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Exploring the nursing work environment in England using the essentials of magnetism II scale: a mixed methods sequential explanatory study

Exploring the nursing work environment in England using the essentials of magnetism II scale: a mixed methods sequential explanatory study

Oshodi, Titilayo Olufunke (2016) Exploring the nursing work environment in England using the essentials of magnetism II scale: a mixed methods sequential explanatory study. PhD thesis, University of Greenwich.

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Abstract

Introduction and background
The Essentials of Magnetism II Scale (EOMII) developed in the US to measure nursing work environments (NWEs) has not yet been used in England.

Aims
To evaluate the structure of the EOMII Scale, and to describe the impact of different aspects of the NWE on nurse-assessed care quality (NACQ) using data from nurses working in England

Methods
A mixed-methods sequential explanatory design was utilised. First, in a cross-sectional survey study, 247 RNs in 29 wards in two NHS hospitals completed the EOMII and a single item measuring NACQ in 2012. Principal Component Analysis (PCA) was used to evaluate the structure of the EOMII. Correlation and regression analyses were used to describe relationships between factors and NACQ. Second, comments made by nurses on questionnaires were analysed. Third, a purposive sample of 48 RNs were recruited to explore their understanding of the concept of autonomy, using short-structured interviews.

Results
PCA identified a solution with explanatory variance of 45.25%. Forty items loaded on five factors: ward manager support, working as a team, concern for patients, organisational autonomy, and constraints on nursing practice. In correlation analysis, each of the factors was significantly associated with NACQ (p < .001). In a hierarchical multiple regression analysis, four factors were associated with NACQ. Only one factor, organisational autonomy, was not a significant predictor (β=.02, t = .24, ns) of NACQ. Analysis of the interviews revealed that nurses in this sample did not relate autonomy to involvements in managerial/higher level decisions, but limited their discussions to decision-making at the ward team level.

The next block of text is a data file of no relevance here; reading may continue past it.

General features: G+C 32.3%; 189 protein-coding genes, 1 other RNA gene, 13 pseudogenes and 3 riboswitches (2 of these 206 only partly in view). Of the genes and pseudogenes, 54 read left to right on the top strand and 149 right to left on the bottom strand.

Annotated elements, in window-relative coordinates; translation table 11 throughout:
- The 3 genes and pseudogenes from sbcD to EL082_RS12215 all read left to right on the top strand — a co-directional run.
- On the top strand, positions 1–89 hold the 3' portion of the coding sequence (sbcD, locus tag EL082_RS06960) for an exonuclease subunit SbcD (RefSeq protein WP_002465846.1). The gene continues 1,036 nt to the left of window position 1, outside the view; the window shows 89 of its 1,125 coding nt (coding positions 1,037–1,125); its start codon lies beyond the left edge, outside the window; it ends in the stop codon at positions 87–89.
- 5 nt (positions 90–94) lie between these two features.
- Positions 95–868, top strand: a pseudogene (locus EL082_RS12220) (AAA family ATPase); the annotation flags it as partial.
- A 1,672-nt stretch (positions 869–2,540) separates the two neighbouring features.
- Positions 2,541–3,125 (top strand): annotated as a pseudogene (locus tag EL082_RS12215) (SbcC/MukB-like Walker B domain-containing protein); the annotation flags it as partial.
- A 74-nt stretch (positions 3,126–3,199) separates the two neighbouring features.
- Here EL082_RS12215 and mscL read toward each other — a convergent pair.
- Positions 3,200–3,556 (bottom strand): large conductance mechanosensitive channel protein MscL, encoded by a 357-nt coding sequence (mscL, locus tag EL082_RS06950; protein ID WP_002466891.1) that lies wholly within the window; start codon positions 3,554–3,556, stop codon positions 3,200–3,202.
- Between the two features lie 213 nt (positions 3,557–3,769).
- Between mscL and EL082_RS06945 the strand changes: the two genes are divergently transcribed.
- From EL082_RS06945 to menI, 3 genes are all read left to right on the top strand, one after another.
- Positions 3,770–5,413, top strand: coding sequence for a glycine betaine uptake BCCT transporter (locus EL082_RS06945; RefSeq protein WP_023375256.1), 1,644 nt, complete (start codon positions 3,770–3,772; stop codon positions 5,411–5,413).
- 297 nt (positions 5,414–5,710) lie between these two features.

Conclusion
Results suggest that EOMII does measure important aspects of NWE and that each of the factors identified is related to NACQ. Analysis of qualitative data suggests several hypotheses about differences in the meaning of autonomy that could be tested in future research.

Item Type: Thesis (PhD)
Uncontrolled Keywords: nurse-assessed care quality; nursing work environments; essentials of magnetism scale;
Subjects: R Medicine > RT Nursing
Faculty / Department / Research Group: Faculty of Education & Health
Faculty of Education & Health > Department of Family Care & Mental Health
Last Modified: 04 Apr 2019 16:04
Selected for GREAT 2016: None
Selected for GREAT 2017: None
Selected for GREAT 2018: None
Selected for GREAT 2019: None
URI: http://gala.gre.ac.uk/id/eprint/23455

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